This is part of a Globe series that explores our growing dependence on credit — from the average household to massive institutions — and the looming risks for a nation addicted to cheap money. Join the conversation on Twitter with the hashtag #DebtBinge
As a Vancouver-area software developer married to an engineer, Dorothy Booher is the kind of young professional who might be expected to take on a huge mortgage just to get a foothold the region's skyrocketing housing market.
Instead, her family is living debt free while renting a modest $900-a-month apartment. Forgoing home ownership has also allowed Ms. Booher, 30, the financial flexibility to stay home and raise her daughter full-time, while still ensuring the family can save and invest.
Still, her lifestyle doesn't sit well with Ms. Booher's traditional Chinese parents, who believe strongly that owning real estate is both a rite of passage into adulthood and a wise financial investment.
"To my parents, renting is a sign of refusing to grow up and shoulder responsibilities and to provide a stable environment for my child," she says. "Their attitude on debt is: what's wrong with debt? You just work hard and pay it off eventually."
As the rising level of household debt in Canada shows, Ms. Booher's parents certainly aren't alone in that opinion. But national debt figures obscure another trend: the growing numbers of people who are opting to live debt-free.
Nearly a third of Canadians have no debt, according to market research firm Ipsos Reid. They tend to be older than the average Canadian, reflecting the fact seniors are the demographic most likely to have paid down their debts. But those trends are shifting as more Canadians retire in debt, while younger Canadians are taking longer to get established, meaning they are more likely to forgo debt-fuelled expensive purchases, like cars and houses.
Between 2009 and 2014, the proportion of debt-free Canadians under age 35 rose from 11 per cent to 15 per cent, Ipsos Reid found, while the proportion who were age 65 and older fell from 39 to 33 per cent.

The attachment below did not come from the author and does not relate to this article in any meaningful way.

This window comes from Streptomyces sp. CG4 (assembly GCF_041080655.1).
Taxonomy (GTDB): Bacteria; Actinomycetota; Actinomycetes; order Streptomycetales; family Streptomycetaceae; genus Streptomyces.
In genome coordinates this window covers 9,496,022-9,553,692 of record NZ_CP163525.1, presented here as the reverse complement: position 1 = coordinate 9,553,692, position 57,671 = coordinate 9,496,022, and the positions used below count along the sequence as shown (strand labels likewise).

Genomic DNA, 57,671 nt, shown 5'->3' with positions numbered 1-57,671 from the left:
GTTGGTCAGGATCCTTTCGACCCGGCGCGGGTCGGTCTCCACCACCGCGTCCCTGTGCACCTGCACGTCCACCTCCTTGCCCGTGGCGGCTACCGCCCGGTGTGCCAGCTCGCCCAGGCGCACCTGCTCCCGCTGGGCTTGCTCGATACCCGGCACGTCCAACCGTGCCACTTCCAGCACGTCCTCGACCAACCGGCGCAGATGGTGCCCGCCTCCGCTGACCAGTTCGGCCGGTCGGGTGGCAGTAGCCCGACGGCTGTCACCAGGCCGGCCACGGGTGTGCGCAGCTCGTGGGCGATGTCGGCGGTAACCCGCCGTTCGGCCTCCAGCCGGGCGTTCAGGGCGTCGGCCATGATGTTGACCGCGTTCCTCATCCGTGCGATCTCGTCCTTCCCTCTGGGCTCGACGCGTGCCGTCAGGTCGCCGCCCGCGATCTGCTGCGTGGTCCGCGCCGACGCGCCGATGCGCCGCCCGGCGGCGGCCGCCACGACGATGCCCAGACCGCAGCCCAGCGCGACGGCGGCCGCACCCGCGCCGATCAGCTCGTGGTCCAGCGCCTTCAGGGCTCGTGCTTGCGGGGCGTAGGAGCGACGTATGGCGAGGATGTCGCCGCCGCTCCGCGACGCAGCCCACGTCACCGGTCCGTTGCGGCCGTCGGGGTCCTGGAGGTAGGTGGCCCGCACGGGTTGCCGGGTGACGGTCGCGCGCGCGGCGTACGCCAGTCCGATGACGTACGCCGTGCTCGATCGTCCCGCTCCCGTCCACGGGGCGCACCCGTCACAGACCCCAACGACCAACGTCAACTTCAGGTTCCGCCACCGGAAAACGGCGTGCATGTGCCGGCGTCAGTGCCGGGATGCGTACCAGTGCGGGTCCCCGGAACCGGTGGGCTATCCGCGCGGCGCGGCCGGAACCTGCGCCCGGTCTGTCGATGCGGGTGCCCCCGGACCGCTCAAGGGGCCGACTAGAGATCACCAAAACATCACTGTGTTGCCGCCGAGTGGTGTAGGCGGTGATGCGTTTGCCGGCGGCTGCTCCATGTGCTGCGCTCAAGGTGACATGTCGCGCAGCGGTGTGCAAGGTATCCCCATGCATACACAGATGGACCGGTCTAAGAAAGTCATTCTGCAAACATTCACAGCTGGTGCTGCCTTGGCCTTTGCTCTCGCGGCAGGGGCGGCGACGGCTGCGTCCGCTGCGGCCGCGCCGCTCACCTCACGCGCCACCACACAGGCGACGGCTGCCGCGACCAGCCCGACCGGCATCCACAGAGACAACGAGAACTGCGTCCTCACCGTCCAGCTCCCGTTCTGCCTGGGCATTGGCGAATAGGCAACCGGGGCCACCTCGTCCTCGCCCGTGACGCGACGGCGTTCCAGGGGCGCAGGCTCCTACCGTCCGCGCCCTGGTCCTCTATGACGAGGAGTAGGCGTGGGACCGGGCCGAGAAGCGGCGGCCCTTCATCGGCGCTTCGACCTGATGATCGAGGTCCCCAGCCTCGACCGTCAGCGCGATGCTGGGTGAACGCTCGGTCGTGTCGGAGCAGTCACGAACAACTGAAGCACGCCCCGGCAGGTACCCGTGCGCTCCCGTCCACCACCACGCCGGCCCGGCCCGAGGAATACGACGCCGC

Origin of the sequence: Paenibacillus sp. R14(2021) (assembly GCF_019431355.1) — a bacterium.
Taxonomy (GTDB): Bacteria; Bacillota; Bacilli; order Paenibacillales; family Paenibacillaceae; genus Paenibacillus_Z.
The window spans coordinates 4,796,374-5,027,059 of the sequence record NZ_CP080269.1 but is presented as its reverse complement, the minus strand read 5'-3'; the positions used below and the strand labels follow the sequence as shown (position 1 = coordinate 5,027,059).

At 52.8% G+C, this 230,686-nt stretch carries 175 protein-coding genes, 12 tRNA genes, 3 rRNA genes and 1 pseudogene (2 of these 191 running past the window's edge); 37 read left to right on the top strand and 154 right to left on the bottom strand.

Roughly a quarter of Canadians age 35 to 44 had no debt, up from about 17 per cent a decade ago, says Royal Bank of Canada economist Laura Cooper. "This age cohort does tend to have the highest outstanding balances, they are the highest percentage of households who carry a mortgage," she said. "So the fact that a quarter of them do not have any debt is somewhat surprising."
For Ms. Booher, it's not so much debt that she fears, but how to pay for it in today's increasingly unstable job market. She points out that her generation came of age in the shadow of the Sept. 11, 2001, terrorist attacks and the dot-com bust and entered the work force in the midst of the global financial crisis.
In Vancouver's competitive economy, where even highly educated workers compete with each other for unpaid internships and contract employment, getting laid off is a constant fear. "Stability has never been our game," she says. "It just doesn't make any sense to promise to pay a large amount of money for the next 20 years when no one has promised us any sort of good income for even the next month."
For 41-year-old computer software professional Andy Knott, it was the memory of his parents fretting over double-digit interest rates in the 1980s that helped persuade him to get out of debt as quickly as possible.
By scrimping and saving, Mr. Knott paid down the mortgage on his $300,000 home near Windsor, Ont., in just five years. For years he was house poor, forgoing expensive vacations and home renovations to pay an extra 20 per cent toward his mortgage every month.
Unlike his parents, Mr. Knott is living in an era when interest rates are at historical lows. But he doesn't buy the argument that today's cheap money means now is the best time for Canadians to dig themselves into debt.
"Everyone keeps saying rates are going to be low, but if anyone knew for certain they could be a multimillionaire by timing the market," he says. "The reality is we don't know what the future holds and being beholden to other people for a certain amount of money is generally not a good thing."